Morals aside, Styroworm’s work is to eat.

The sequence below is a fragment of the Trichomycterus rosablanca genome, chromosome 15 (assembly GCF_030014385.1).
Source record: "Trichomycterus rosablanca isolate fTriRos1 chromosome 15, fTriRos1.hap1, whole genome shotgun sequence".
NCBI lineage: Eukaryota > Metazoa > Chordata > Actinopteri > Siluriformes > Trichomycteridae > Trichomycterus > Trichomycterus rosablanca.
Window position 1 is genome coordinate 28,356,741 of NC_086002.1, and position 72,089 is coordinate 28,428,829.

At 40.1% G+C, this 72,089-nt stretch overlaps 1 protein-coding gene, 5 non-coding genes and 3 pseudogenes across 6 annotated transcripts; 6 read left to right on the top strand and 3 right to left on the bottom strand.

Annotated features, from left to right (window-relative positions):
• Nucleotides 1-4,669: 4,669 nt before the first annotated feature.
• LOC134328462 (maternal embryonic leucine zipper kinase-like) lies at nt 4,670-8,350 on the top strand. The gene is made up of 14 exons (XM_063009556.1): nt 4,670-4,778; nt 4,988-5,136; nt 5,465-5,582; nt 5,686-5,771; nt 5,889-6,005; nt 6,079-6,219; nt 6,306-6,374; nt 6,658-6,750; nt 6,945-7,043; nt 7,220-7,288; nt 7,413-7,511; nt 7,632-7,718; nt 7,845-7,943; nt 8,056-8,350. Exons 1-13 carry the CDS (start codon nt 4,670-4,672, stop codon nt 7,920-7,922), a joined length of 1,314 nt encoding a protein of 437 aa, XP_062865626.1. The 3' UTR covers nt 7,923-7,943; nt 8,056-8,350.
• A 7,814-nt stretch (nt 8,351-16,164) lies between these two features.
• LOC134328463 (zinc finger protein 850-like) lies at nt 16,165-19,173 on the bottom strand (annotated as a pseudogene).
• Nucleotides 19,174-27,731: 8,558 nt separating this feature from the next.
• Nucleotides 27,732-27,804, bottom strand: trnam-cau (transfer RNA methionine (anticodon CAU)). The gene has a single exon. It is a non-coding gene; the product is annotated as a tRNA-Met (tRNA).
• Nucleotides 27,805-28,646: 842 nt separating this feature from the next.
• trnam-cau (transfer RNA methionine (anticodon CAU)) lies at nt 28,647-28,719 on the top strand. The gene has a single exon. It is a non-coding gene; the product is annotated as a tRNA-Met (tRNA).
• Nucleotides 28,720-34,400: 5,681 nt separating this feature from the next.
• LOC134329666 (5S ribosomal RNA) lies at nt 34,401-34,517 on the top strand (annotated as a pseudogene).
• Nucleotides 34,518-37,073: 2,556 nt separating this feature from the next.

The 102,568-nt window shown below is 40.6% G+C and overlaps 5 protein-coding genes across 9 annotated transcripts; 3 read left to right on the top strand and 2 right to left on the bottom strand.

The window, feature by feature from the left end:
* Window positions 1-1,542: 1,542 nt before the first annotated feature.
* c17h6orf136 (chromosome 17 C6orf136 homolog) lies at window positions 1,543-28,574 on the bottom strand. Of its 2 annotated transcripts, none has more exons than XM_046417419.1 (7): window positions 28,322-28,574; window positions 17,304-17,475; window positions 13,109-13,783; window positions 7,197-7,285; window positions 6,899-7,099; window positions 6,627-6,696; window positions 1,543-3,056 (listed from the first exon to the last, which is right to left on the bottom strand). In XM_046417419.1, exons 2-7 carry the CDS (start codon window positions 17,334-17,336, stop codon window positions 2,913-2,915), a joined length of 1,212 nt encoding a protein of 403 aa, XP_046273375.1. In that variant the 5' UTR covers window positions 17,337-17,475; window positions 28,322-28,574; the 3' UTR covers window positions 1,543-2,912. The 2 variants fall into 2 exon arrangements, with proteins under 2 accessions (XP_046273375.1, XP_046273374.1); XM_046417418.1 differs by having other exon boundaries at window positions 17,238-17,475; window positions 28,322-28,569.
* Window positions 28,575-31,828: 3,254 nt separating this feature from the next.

Designed to burrow with eyes poorly developed and therefore guided by its gut, she digs and dives into the foodstuff Polystyrene like an explorer and a miner at the same time, alienation from labour cannot be seen while munching, creating these underground levels of pathways, its home, home where the bug lays the eggs, there where the larvae gets stuck during Metamorphosis. While Styroworm is philosophizing - undermining dualisms - it is also a chef, an architect, creating a habitat to eat, like she found her Knusperhäuschen, and a plastic surgeon, performing surgery on plastic, endangering human’s attempt at immortality for the production of culture is human’s effort of accumulating energy in the face of entropy.  Styroworm’s formed hybrid habitat of a Polystyrene-Carbonfecula-Sytrocrumbs-Chitin assemblage keeps him, who as food herself is at the same time an assemblage converter , safer from its fortune. After all, Styroworm’s fate is to be eaten.